A Clark County grand jury returned a superseding indictment Wednesday in a courthouse counseling scam involving defense lawyer Brian Bloomfield, adding new charges and defendants.
Bloomfield, along with two new defendants -- his wife, Amber McDearmon, and bail bondsman Thomas Jaskol -- are facing new charges of conspiring to destroy and destroying evidence in the case.
District Judge Linda Bell set bail at $50,000 for McDearmon and $34,000 for Jaskol. Bloomfield is free on $50,000 cash bail from the original 52-count indictment.
McDearmon, 28, and Jaskol, 32, were to post bail Wednesday afternoon during a walk-through at the Clark County Detention Center. They each face arraignment with Bloomfield before District Judge Jessie Walsh on Feb. 22.
In all, five defendants are now charged in the case.
Bloomfield and two others, former counseling service owner Steven Brox and juvenile probation officer Robert Chiodini, were first indicted in December in a scheme that provided prostitutes and other defendants with phony certificates of completion for court-ordered counseling and community service between February 2008 and May 2010. They face a variety of charges, including conspiracy to commit a crime, forgery and offering a false instrument for filing or record.
Prosecutors added eight new counts to the superseding indictment, raising the combined number of felony and gross misdemeanor charges against the five defendants to 60.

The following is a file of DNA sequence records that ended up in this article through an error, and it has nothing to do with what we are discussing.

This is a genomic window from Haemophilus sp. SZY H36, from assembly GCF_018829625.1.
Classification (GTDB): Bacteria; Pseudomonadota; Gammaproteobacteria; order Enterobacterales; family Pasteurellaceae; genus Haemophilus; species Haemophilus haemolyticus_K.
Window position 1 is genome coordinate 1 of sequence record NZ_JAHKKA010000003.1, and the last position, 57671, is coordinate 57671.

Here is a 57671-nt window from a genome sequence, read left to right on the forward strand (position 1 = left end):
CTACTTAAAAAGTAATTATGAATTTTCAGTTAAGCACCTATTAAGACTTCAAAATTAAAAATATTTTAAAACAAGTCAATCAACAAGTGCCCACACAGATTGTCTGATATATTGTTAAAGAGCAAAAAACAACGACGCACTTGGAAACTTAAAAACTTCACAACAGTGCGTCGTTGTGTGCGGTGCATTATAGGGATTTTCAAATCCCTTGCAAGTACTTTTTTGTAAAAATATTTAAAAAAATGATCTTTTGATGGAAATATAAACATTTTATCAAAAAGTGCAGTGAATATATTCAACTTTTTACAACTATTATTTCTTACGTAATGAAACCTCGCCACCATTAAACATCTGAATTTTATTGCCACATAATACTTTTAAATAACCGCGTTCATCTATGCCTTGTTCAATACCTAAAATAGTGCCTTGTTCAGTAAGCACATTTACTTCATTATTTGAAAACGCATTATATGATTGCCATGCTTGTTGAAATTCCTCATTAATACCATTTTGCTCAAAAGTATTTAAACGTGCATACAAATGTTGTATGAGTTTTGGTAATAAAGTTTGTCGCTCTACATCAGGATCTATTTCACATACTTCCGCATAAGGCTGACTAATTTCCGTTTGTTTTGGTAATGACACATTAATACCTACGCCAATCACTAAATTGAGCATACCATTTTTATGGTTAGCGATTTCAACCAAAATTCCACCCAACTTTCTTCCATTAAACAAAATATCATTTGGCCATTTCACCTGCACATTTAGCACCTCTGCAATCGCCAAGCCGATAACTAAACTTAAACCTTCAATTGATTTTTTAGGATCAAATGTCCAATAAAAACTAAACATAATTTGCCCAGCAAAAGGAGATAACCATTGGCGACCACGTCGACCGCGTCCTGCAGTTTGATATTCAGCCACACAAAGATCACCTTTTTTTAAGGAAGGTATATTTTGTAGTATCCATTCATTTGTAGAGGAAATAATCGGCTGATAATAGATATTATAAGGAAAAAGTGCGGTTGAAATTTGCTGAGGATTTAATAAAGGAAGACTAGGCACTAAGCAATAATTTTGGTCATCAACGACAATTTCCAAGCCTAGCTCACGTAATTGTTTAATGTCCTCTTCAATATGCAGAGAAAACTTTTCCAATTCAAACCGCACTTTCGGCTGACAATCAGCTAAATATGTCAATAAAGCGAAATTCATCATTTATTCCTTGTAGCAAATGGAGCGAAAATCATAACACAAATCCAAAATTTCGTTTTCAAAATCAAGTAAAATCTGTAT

McDearmon also is facing felony charges of forgery and offering a false instrument for filing or record. And both McDearmon and Jaskol are charged with accessory to forgery and accessory to offering a false instrument for filing or record.
The destruction of evidence case revolves around the testimony of Brandon Snowden, a jailed felon and former Bloomfield employee. Snowden, 28, told the grand jury he helped Bloomfield, McDearmon and Jaskol destroy office records linked to the investigation during a late-night rendezvous following a police raid in April 2010.
At the time, Bloomfield and McDearmon were not married, but were living together. The couple had twins in October, and county records show they were married in January.
McDearmon has a gross misdemeanor conviction for conspiracy to commit burglary, and her case is one of those identified in the superseding indictment as including phony certificates of completion.
Bloomfield, 36, represented McDearmon, who never showed up for dozens of hours of court-ordered community service, but ended up getting certificates of completion for the hours, according to grand jury transcripts.
Jaskol co-owned Downtown Bail Bonds, 608 S. Third St., in April 2010 when the law office records were destroyed, according to grand jury transcripts. Las Vegas records show the company no longer is in business. Its corporate license has been revoked.
Both McDearmon and Jaskol were present Wednesday when the 60-count superseding indictment was returned and declined comment afterward.
Snowden, who was an office runner until he was fired in the middle of the criminal investigation, gave police three bags of shredded documents from Bloomfield's office at 810 S. Casino Blvd.
A police forensic scientist spent 2½ months assembling -- piece by shredded piece -- a pile of documents that played a role in helping prosecutors obtain the Bloomfield indictment.
Snowden, who has convictions for theft and forgery in 2005, faces robbery and kidnapping charges. He currently is behind bars.
Contact reporter Jeff German at firstname.lastname@example.org or 702-380-8135.